There’s a few things that this end-to-end test needs.
Firstly it needs to know the Azure Function keys for the two test functions and also the Portfolio function. We don’t want to commit these keys to source control, so we can instead create pipeline variables for them and then access them via environment variables in the C# test code by using Environment.GetEnvironmentVariable(variableName).
Secondly there is an extra level of checking around the test functions being able to be called in production. The functions will be disabled in production, in addition to being protected by a function key. Whilst these two things should make it impossible for them to be called, there is an extra check implemented in the following class:
internal class Testing
internal const string TestFunctionRoute = "testing";
internal const string TestEnvironmentConfigKey = "InvestFunctionApp.IsTestEnvironment";
/// Testing functions should be disabled in Azure, this is an additional level of checking.
internal static void AssertInTestEnvironment(ILogger log)
var value = Environment.GetEnvironmentVariable(TestEnvironmentConfigKey);
var isTestingEnvonment = value != null && value == "true";
log.LogError("This function should be disabled in non-testing environments but was called. Check that all testing functions are disabled in production.");
throw new InvalidOperationException();
The AssertInTestEnvironment method is called in the test functions that should be disabled in production, for example:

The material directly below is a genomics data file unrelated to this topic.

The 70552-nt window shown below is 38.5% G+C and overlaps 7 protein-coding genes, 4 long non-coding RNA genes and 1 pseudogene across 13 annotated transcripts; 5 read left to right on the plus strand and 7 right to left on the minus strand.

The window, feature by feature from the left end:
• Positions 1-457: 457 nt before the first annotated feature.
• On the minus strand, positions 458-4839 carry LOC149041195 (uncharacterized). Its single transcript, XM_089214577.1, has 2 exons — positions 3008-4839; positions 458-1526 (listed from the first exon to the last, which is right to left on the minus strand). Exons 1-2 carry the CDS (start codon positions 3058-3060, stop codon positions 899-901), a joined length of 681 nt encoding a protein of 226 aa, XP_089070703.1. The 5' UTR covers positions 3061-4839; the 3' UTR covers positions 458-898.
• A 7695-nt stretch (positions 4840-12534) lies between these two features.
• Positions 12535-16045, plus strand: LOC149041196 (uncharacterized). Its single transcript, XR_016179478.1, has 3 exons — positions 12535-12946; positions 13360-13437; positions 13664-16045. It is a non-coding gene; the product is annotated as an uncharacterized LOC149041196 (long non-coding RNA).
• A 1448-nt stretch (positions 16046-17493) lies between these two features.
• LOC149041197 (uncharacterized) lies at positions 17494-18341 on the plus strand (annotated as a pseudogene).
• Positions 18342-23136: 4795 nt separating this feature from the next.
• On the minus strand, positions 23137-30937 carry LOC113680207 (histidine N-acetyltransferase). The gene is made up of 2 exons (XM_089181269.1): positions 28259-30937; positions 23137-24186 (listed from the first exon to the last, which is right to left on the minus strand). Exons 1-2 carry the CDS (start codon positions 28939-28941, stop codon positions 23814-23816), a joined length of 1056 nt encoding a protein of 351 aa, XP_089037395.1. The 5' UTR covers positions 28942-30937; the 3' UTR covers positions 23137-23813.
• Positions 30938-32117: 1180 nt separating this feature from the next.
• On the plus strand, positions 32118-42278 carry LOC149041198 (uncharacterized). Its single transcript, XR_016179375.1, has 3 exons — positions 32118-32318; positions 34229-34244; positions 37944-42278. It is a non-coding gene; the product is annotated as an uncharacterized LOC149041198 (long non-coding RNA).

public static class CreateInvestor
public static async Task<Investor> Run(
[HttpTrigger(AuthorizationLevel.Function, "post", Route = Testing.TestFunctionRoute + "/createinvestor")] HttpRequest req,
log.LogInformation("C# HTTP trigger function processed a request.");
string requestBody = await new StreamReader(req.Body).ReadToEndAsync();
For the test functions to be enabled in the test Azure Function App, there needs to be an application setting called “InvestFunctionApp.IsTestEnvironment” set to “true”.
Adding Function Keys as Pipeline Variables
As we did earlier in the build pipeline, we can add variables to the release pipeline, the variables are called CreateInvestorFunctionKey, GetInvestorInvestorFunctionKey, and PortfolioFunctionKey. The values of these should be the function keys of those functions deployed to the test environment. You may need to create a release and run the release pipeline first to deploy the app to test before you can get the test function keys (a bit of the chicken and the egg here).
Notice in the preceding screenshot that we’re not marking these test keys as secret, though we should ideally go and do that but it introduces a little extra complexity if we want to access them as environment variables in the C# test code.
Adding a Functional End-to-End Test Stage
Now we have the app deployed to test, we want to run the functional tests against it.
To do this we create a new empty stage called “Run Functional Tests” and modify the “Deploy to Production” stage trigger to be run after the new testing stage completes as the following screenshot shows: